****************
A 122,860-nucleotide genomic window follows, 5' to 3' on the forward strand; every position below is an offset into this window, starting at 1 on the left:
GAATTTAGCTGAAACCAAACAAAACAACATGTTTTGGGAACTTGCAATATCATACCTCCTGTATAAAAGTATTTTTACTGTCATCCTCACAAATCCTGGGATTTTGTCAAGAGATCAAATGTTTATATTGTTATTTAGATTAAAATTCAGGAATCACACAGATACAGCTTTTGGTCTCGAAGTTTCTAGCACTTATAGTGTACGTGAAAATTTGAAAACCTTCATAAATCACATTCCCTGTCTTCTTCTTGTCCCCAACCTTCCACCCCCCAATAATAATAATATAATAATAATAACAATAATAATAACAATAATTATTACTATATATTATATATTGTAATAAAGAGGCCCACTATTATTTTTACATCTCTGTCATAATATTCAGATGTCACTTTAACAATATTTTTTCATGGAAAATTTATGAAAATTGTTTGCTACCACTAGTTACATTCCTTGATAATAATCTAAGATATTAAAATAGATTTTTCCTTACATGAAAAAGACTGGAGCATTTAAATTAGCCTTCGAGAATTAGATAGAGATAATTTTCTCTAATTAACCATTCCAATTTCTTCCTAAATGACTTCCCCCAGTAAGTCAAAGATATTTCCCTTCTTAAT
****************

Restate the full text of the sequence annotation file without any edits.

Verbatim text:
A 122,860-nucleotide genomic window follows, 5' to 3' on the forward strand; every position below is an offset into this window, starting at 1 on the left:
GAATTTAGCTGAAACCAAACAAAACAACATGTTTTGGGAACTTGCAATATCATACCTCCTGTATAAAAGTATTTTTACTGTCATCCTCACAAATCCTGGGATTTTGTCAAGAGATCAAATGTTTATATTGTTATTTAGATTAAAATTCAGGAATCACACAGATACAGCTTTTGGTCTCGAAGTTTCTAGCACTTATAGTGTACGTGAAAATTTGAAAACCTTCATAAATCACATTCCCTGTCTTCTTCTTGTCCCCAACCTTCCACCCCCCAATAATAATAATATAATAATAATAACAATAATAATAACAATAATTATTACTATATATTATATATTGTAATAAAGAGGCCCACTATTATTTTTACATCTCTGTCATAATATTCAGATGTCACTTTAACAATATTTTTTCATGGAAAATTTATGAAAATTGTTTGCTACCACTAGTTACATTCCTTGATAATAATCTAAGATATTAAAATAGATTTTTCCTTACATGAAAAAGACTGGAGCATTTAAATTAGCCTTCGAGAATTAGATAGAGATAATTTTCTCTAATTAACCATTCCAATTTCTTCCTAAATGACTTCCCCCAGTAAGTCAAAGATATTTCCCTTCTTAAT